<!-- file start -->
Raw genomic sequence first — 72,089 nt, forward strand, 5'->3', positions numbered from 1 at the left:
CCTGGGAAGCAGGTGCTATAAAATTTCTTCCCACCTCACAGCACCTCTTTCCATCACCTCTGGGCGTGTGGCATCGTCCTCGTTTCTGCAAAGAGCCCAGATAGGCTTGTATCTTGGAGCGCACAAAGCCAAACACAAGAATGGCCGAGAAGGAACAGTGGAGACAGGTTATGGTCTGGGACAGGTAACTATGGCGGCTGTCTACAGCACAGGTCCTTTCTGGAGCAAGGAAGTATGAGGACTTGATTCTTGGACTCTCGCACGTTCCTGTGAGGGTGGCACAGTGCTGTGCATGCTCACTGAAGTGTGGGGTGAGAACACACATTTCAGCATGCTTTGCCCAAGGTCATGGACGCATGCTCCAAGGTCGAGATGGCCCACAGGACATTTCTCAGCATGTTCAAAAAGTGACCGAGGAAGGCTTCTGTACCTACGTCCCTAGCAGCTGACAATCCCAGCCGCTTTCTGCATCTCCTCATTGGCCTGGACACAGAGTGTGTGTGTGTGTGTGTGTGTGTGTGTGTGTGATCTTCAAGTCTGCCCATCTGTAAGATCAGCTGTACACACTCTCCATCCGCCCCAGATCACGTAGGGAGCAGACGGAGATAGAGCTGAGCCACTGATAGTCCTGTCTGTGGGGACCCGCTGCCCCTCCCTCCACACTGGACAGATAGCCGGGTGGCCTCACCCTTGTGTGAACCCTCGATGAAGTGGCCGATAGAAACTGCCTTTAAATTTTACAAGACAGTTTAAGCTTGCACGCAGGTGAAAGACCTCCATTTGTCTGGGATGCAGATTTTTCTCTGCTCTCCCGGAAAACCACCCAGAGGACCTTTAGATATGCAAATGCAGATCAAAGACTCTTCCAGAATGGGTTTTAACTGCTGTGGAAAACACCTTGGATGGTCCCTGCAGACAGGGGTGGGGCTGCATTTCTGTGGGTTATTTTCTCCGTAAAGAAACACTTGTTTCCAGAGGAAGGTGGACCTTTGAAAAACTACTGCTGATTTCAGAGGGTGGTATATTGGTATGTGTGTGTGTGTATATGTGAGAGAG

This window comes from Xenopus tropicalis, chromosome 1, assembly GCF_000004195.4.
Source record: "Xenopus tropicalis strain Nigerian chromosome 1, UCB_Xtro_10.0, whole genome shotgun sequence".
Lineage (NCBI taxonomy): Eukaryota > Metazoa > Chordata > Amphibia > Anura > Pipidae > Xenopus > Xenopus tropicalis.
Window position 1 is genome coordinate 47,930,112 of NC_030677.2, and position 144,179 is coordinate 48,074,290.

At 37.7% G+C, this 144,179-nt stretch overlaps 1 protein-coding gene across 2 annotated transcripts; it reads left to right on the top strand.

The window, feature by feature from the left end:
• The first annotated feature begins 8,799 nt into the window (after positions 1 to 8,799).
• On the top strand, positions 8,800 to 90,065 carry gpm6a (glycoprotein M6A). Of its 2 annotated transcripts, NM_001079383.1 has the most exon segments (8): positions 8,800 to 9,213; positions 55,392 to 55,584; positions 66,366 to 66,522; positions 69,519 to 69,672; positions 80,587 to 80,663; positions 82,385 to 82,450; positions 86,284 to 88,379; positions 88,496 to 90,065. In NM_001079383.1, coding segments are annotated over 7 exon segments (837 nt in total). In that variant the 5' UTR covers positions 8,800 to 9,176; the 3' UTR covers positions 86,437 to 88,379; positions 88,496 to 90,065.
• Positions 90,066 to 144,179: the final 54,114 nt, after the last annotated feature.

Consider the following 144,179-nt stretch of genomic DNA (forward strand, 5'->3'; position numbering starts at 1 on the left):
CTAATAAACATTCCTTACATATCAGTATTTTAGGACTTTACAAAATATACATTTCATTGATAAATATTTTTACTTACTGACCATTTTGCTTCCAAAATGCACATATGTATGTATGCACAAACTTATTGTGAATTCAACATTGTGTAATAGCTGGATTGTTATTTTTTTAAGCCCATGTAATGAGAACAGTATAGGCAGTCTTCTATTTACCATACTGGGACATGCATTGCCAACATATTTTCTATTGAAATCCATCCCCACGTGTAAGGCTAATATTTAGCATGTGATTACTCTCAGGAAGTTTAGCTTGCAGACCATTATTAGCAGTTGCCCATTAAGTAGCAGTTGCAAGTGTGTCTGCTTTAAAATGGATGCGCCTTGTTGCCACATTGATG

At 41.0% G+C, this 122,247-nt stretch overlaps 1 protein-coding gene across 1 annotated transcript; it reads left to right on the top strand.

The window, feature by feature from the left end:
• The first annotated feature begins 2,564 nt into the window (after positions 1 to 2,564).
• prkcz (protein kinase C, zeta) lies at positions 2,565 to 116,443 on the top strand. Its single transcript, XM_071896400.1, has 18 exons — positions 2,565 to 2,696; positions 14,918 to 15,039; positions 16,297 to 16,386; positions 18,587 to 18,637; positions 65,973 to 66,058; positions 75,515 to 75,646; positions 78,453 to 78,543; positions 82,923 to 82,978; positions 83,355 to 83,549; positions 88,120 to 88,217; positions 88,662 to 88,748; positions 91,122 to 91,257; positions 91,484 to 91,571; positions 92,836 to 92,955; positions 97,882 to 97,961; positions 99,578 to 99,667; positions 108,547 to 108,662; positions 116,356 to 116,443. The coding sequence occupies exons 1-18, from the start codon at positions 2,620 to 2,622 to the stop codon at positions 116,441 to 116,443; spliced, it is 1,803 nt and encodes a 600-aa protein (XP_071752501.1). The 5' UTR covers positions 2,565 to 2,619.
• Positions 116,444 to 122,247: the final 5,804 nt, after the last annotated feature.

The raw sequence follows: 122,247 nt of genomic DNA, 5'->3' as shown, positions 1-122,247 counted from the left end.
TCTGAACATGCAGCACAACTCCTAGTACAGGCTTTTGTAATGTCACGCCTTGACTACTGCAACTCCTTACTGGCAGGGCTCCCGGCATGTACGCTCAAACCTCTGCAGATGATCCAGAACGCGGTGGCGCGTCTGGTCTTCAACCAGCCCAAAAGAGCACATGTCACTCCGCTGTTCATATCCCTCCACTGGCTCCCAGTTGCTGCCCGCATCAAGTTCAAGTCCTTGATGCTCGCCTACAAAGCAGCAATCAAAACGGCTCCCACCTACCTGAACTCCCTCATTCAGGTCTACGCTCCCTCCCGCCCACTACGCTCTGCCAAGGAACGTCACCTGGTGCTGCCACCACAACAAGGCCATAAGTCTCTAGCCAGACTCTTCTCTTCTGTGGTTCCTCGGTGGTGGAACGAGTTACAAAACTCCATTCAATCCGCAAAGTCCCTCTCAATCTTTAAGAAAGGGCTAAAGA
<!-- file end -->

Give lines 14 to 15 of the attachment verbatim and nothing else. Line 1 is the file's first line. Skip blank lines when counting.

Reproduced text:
At 41.0% G+C, this 122,247-nt stretch overlaps 1 protein-coding gene across 1 annotated transcript; it reads left to right on the top strand.

The window, feature by feature from the left end: